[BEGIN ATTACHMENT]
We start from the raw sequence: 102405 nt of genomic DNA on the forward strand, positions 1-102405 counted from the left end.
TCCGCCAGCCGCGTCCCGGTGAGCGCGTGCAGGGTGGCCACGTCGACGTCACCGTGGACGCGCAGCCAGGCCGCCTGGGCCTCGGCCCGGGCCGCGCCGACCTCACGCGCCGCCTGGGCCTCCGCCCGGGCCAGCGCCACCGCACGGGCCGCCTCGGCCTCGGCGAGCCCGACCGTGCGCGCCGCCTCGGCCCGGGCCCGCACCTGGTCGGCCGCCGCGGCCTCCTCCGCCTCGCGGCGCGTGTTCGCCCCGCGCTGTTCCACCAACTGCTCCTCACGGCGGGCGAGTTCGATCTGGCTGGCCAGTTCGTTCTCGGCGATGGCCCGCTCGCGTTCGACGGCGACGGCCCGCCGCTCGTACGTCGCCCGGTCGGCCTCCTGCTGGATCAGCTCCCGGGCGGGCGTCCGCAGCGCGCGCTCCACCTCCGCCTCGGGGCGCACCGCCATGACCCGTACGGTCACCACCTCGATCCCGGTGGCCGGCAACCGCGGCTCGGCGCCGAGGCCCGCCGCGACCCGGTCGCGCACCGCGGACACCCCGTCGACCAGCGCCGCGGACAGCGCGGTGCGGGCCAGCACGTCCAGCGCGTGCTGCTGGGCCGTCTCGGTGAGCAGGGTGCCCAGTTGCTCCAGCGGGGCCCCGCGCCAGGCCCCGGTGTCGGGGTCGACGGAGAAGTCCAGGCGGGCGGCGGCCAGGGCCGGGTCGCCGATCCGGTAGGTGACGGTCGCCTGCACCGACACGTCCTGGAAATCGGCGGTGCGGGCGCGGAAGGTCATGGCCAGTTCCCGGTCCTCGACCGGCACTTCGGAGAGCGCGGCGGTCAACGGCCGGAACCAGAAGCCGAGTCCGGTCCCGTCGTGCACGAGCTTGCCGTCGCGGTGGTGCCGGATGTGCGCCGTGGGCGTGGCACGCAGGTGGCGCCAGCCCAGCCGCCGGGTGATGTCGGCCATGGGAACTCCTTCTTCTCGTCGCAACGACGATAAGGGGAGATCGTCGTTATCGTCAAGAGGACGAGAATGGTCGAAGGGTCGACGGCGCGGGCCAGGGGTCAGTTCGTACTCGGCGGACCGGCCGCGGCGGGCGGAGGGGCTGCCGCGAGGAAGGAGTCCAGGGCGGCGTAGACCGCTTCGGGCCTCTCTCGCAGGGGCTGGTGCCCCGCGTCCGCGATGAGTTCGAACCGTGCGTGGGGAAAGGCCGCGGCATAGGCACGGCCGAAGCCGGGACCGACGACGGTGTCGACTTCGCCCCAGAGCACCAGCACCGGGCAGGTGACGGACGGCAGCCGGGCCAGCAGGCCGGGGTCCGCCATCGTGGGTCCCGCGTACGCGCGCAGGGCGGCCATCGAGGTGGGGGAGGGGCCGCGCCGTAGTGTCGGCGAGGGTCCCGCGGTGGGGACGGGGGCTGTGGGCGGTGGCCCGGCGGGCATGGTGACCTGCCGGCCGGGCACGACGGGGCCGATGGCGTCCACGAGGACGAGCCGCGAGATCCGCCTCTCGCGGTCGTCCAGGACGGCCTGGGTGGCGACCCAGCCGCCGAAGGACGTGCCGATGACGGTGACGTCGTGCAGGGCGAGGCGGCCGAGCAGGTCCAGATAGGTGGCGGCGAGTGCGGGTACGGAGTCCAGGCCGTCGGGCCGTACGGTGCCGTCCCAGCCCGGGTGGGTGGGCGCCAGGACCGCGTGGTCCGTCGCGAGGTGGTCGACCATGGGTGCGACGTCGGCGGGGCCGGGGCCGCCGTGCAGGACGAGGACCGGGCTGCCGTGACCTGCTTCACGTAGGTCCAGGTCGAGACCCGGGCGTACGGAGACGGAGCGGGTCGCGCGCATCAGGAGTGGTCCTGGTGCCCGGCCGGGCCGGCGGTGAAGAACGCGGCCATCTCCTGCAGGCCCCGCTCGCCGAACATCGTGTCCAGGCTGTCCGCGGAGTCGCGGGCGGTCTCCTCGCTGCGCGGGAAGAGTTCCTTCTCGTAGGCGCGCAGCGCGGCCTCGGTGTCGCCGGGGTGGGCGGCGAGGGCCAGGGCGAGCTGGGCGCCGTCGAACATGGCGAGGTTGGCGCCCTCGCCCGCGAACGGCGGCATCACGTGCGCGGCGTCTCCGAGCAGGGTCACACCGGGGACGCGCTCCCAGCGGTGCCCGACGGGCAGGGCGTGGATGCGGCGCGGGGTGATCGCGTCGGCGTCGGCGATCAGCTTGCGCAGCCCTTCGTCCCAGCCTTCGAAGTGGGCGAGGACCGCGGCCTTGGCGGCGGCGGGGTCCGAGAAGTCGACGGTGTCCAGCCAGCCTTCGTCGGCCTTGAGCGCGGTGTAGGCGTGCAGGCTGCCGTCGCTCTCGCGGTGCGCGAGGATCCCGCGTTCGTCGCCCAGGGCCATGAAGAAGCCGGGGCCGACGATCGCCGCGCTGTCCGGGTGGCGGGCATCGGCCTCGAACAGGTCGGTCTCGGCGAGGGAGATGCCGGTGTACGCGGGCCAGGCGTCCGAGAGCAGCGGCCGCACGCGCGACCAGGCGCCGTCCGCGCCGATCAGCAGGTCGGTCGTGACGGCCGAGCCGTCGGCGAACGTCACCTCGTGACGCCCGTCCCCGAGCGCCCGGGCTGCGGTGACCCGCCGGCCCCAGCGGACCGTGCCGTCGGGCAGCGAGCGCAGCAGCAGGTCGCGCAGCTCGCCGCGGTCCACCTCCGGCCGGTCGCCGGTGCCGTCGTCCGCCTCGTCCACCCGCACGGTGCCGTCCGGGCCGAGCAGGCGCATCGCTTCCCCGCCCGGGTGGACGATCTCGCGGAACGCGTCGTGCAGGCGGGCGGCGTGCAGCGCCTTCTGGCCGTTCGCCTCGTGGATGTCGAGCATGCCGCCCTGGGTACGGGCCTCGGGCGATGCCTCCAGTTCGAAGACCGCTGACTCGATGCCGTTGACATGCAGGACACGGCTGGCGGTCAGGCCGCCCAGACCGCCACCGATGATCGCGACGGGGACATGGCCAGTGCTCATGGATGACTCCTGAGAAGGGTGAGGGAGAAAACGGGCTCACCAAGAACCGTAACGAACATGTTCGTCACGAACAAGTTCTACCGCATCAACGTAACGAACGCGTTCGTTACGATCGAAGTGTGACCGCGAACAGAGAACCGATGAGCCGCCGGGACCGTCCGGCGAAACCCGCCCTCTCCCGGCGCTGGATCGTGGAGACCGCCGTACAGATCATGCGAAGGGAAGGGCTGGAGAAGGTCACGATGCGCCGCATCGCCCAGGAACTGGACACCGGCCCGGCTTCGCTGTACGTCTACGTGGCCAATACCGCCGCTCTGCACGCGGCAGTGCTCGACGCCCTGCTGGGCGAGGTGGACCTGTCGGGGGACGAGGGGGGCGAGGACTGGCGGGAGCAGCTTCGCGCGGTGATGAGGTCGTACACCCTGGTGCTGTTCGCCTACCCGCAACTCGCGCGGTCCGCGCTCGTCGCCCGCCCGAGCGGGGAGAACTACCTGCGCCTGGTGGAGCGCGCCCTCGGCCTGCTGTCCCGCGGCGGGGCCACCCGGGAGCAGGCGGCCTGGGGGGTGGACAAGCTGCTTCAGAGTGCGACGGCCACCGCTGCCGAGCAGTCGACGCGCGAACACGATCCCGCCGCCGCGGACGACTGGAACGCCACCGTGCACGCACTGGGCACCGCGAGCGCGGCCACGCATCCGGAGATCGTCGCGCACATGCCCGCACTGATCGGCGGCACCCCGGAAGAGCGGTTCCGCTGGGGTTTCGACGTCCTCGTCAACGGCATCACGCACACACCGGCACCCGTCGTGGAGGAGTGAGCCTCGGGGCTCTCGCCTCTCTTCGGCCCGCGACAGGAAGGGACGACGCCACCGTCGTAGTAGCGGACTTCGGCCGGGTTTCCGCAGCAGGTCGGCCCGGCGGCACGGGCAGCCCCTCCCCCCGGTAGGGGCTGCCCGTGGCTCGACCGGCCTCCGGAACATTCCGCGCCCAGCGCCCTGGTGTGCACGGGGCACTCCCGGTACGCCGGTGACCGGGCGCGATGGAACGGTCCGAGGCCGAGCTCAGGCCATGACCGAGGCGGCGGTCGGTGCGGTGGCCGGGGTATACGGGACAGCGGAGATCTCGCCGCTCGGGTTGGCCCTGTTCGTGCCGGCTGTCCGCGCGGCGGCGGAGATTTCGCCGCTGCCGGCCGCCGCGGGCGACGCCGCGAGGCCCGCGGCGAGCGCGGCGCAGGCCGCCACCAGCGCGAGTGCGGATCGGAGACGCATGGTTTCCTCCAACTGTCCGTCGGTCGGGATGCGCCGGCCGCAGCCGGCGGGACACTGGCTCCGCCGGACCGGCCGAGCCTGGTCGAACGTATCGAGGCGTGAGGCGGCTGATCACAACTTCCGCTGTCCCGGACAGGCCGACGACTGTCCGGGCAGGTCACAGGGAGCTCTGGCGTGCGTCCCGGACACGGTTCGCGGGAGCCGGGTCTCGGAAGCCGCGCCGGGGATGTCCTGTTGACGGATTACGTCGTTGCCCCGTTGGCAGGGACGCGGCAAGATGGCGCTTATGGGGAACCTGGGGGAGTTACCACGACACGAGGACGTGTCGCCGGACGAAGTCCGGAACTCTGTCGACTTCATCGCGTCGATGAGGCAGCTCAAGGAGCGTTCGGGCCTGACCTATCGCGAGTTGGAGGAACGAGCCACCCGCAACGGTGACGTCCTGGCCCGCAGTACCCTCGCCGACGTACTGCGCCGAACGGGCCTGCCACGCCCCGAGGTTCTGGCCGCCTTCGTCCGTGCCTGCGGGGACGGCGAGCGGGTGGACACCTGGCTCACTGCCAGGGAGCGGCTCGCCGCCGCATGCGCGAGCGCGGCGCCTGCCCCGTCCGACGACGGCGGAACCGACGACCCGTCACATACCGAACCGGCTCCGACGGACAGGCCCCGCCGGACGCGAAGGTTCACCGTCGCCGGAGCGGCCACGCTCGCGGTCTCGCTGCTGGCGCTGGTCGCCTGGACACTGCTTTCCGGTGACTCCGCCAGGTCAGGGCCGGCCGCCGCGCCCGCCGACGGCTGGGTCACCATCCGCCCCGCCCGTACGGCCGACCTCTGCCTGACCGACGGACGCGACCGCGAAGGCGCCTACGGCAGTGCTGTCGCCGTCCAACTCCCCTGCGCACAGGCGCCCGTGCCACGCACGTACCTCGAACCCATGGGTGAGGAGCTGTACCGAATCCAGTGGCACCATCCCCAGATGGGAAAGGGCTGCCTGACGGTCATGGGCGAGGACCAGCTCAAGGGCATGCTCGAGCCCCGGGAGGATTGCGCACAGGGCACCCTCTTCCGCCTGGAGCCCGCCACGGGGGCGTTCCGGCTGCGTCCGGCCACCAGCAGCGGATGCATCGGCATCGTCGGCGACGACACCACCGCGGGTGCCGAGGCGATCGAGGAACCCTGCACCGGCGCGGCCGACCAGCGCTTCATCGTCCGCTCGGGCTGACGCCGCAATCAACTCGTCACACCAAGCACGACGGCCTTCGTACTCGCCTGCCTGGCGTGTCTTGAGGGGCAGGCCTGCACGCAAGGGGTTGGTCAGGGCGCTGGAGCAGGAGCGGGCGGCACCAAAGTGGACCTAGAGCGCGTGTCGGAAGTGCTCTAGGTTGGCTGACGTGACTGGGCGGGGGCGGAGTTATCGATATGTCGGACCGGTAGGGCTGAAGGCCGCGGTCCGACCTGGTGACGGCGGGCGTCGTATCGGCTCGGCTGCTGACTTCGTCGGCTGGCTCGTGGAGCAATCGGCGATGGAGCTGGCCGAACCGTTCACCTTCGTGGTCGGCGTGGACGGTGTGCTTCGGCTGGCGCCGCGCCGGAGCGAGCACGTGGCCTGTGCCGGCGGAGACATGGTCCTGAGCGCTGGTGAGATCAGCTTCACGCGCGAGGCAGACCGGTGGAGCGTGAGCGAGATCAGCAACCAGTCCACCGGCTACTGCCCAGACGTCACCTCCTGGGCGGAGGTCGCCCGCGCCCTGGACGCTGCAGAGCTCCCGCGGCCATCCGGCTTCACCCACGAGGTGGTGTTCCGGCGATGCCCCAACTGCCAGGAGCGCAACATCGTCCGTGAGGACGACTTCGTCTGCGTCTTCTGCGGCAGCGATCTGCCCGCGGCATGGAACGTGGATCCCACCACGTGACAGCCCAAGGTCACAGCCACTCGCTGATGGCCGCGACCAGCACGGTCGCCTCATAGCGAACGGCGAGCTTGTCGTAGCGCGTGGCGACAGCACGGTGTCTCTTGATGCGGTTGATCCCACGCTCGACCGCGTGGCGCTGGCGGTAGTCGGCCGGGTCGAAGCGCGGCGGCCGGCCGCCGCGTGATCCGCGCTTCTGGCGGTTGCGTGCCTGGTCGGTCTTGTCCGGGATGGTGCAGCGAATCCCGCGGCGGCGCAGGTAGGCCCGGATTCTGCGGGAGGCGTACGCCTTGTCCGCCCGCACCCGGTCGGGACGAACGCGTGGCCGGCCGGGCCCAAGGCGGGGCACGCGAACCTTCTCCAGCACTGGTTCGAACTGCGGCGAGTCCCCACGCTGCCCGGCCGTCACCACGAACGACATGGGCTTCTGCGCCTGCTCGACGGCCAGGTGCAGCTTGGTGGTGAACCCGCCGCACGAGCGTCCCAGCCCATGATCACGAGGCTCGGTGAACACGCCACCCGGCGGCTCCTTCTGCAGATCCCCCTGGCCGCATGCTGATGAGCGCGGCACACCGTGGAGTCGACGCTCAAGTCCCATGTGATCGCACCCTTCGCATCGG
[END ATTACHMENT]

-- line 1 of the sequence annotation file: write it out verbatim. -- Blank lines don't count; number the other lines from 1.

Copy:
We start from the raw sequence: 102405 nt of genomic DNA on the forward strand, positions 1-102405 counted from the left end.